Election related concerns continue to roll in to the Ombudsman's office, as is to be expected in any election year, and even more so when the rhetoric and anxieties are as heightened as they are in this cycle. Many of them are being forwarded to the newsroom, but one interesting issue arose that seemed particularly worthy of a public airing.

Craig Windham, a voice familiar to many NPR listeners, died unexpectedly last night of a pulmonary embolism. He was 66.

Windham was an award-winning journalist who covered presidential campaigns, hurricanes, earthquakes and the first Persian Gulf War. More recently, he focused on anchoring and reporting for NPR's Newscasts. In less than 40 seconds, Windham could explain the intricacies of a complicated bill or capture the glory of a space shuttle flying over the nation's capital.

Oh, you didn't hear? Turns out Friday was our birthday. On that day, precisely 46 years ago, this little organization of ours was incorporated under the name National Public Radio.

Yes, we're aware already that your gift must be in the mail. (Right?) And yes, thank you, we are easing into our middle age with charm and aplomb. (Ahem — right?)

A Kansas listener, Michael Campbell, wrote to my office after hearing remarks made by NPR's longtime legal affairs correspondent Nina Totenberg on the NPR Politics podcast. Totenberg, speaking about the death of Supreme Court Justice Antonin Scalia, said this in response to a question about when she first met Scalia:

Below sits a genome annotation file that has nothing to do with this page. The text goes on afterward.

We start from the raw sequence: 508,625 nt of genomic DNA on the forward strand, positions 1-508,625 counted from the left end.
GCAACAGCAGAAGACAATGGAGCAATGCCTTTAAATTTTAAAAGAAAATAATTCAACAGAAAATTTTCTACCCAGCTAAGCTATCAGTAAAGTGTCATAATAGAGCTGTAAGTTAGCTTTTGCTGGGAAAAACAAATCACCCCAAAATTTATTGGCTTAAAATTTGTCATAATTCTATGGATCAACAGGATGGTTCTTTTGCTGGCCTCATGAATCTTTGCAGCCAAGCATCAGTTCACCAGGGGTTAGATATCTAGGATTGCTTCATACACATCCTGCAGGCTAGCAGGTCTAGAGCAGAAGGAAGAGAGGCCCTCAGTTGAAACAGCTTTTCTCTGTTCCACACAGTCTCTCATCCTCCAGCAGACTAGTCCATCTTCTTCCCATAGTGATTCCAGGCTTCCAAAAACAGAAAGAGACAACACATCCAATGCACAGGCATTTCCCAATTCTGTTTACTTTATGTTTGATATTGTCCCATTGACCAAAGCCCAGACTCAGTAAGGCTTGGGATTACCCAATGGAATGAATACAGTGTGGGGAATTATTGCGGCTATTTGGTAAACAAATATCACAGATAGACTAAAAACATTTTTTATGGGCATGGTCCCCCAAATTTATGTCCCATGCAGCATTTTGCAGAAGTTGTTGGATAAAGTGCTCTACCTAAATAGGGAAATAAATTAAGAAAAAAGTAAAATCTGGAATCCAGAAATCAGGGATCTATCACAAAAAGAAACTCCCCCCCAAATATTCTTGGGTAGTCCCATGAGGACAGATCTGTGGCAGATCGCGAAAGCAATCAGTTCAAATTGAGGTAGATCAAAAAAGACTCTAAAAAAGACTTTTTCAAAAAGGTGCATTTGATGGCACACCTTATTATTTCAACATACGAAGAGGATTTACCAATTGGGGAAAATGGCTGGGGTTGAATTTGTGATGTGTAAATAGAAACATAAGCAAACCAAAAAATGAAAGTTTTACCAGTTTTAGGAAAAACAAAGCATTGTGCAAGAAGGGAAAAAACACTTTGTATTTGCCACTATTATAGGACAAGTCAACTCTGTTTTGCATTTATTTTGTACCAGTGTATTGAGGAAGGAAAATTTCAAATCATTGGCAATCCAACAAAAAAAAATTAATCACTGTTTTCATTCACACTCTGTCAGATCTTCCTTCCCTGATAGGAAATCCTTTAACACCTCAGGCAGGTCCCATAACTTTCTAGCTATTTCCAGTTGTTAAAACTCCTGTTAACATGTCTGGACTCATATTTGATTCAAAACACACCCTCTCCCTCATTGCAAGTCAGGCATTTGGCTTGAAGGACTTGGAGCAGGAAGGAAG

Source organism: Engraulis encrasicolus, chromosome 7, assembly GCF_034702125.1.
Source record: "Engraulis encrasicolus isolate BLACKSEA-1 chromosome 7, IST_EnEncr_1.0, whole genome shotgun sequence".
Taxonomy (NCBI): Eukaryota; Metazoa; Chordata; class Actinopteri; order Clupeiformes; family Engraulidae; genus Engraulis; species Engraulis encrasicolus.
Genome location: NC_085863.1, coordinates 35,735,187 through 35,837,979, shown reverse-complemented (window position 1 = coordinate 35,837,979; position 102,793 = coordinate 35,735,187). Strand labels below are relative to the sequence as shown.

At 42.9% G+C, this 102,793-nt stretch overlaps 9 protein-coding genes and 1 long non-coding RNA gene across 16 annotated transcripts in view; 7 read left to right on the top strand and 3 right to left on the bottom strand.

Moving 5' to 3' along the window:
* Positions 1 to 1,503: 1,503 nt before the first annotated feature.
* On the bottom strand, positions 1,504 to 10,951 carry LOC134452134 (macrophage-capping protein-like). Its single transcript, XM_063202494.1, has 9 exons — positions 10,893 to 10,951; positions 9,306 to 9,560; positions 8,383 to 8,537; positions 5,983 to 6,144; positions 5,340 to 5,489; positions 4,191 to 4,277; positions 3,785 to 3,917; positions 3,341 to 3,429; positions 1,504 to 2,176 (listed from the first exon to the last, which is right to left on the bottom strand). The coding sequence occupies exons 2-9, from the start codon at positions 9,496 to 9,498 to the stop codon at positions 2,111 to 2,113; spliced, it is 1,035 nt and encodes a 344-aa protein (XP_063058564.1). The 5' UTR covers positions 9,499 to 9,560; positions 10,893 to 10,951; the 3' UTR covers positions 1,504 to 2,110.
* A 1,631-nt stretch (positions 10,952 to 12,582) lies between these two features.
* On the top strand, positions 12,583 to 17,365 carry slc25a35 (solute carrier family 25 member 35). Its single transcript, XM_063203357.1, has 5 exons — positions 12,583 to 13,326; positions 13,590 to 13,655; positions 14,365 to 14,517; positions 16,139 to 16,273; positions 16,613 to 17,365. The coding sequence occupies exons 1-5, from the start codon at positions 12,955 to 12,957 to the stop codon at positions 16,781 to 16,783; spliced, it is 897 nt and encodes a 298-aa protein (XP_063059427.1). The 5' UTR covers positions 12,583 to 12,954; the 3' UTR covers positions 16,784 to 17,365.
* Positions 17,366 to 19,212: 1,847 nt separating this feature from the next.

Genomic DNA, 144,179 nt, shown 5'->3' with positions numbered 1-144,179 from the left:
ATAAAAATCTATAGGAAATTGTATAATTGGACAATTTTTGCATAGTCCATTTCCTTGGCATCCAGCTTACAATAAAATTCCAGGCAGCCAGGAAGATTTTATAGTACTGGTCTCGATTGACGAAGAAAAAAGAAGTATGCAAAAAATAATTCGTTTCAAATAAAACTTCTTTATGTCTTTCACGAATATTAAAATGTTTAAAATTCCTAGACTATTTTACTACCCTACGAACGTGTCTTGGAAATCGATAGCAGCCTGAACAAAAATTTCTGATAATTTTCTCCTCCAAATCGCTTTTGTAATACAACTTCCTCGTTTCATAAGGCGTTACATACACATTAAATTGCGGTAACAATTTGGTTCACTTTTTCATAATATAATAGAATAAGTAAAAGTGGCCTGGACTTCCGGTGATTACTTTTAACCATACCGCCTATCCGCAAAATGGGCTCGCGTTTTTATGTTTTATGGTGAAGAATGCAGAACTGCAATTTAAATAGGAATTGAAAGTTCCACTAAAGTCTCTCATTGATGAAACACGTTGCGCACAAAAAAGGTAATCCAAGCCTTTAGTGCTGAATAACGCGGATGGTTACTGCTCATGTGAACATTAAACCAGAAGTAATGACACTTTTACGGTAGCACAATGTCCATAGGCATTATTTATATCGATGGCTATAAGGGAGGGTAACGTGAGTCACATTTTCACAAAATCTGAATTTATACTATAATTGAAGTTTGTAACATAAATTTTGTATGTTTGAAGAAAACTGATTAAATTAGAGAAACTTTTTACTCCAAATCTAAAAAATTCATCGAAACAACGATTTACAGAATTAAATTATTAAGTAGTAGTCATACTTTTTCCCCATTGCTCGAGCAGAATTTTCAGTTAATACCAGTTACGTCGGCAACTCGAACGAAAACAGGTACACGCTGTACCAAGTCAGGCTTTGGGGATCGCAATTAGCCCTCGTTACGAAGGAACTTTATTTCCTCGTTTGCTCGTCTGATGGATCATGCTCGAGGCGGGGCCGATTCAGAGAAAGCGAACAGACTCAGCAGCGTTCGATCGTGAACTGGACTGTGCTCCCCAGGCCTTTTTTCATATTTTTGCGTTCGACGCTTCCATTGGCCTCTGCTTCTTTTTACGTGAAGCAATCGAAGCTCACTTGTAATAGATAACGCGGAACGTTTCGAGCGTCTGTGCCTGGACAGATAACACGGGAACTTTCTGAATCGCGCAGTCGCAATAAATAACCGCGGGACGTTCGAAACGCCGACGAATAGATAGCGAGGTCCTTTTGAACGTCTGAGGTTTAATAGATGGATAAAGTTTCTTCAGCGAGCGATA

An addendum of sorts to last week's column on NPR's move to add more live interviews to its newsmagazines: Sometimes that makes for messy journalism.

Earlier this month, NPR started introducing many of its newscasts with the words "Live from NPR News in Washington." (Or, "Live from NPR News in Culver City, California," the West Coast production center where it has now stationed an All Things Considered newscaster, Dwane Brown.)

KGOU listener Keith Gaddie and his bulldog, Georgia.
Keith Gaddie

It’s Mardi Gras - a day of indulgence, parades, zydeco, and a celebration of all things New Orleans during annual Carnival celebrations that originate with the Christian period between Epiphany and Lent.

KGOU (and our listeners) celebrated the season Sunday afternoon with The Weekend Bluesannual “Mardi Party” featuring music from the Crescent City and beyond.

NPR listeners and readers woke up Tuesday morning to headlines declaring Hillary Clinton the winner of the previous night's Democratic caucuses. "Hillary Clinton has defeated Bernie Sanders by the slimmest of margins," the 7 a.m. ET newscast reported. Online, one headline read: "Iowa Caucuses: Cruz Wins GOP Race; Clinton Defeats Sanders."

NPR 'Jeopardy!' Fans - This One's For You

Jan 27, 2016

Last week, Jeopardy! viewers put their NPR knowledge to the test along with three contestant hopefuls-- Todd Coleman, a professor from River Falls, Wisconsin; Will Anderson, a senior legislative hailing from Atlanta, Georgia; and Maggie Schreiter, fiber artist and a stay-at-home mom from Ewing, New Jersey.

Think you can answer the NPR-infused trivia questions? Give us your best guess: